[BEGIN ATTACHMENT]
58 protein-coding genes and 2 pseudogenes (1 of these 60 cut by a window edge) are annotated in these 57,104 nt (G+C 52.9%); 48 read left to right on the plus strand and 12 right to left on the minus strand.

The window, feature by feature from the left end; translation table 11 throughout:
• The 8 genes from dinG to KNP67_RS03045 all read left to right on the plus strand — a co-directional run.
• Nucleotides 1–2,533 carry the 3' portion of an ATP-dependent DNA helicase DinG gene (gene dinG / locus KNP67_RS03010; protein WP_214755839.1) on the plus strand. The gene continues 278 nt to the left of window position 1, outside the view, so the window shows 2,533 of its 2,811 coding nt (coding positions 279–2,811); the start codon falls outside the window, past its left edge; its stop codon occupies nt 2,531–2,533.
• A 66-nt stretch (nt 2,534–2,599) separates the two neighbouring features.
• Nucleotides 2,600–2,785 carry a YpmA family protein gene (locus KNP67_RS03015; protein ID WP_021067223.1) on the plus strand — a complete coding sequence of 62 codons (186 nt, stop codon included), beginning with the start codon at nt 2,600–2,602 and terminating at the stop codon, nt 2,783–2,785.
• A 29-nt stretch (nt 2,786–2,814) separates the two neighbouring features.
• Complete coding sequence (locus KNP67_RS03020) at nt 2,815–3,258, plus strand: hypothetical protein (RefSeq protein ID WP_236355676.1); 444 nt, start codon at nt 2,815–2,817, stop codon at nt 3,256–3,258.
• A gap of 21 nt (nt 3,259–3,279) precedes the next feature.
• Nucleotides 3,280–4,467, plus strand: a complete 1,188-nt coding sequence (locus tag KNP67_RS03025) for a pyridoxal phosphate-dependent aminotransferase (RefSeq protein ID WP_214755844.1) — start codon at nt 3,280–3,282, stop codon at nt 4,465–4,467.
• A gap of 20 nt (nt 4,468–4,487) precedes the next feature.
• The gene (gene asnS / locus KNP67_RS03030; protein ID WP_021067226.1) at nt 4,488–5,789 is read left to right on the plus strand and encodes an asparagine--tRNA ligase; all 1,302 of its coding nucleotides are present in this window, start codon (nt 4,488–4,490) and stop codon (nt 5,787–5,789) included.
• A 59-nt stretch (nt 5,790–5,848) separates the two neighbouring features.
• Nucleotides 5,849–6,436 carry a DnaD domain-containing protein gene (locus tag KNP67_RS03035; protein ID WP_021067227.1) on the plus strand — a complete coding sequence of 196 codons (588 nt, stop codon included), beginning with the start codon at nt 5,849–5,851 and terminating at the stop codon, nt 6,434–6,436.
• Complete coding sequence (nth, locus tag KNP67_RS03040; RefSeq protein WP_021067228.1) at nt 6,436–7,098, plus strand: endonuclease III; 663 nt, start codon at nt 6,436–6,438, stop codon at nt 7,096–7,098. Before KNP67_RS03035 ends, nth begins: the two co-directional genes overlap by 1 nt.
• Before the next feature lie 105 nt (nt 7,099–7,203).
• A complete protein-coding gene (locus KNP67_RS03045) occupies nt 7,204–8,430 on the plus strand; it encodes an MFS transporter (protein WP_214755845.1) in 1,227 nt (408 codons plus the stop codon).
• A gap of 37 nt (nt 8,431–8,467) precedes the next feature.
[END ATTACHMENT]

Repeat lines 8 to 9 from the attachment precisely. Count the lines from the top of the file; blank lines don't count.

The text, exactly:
• Complete coding sequence (locus KNP67_RS03020) at nt 2,815–3,258, plus strand: hypothetical protein (RefSeq protein ID WP_236355676.1); 444 nt, start codon at nt 2,815–2,817, stop codon at nt 3,256–3,258.
• A gap of 21 nt (nt 3,259–3,279) precedes the next feature.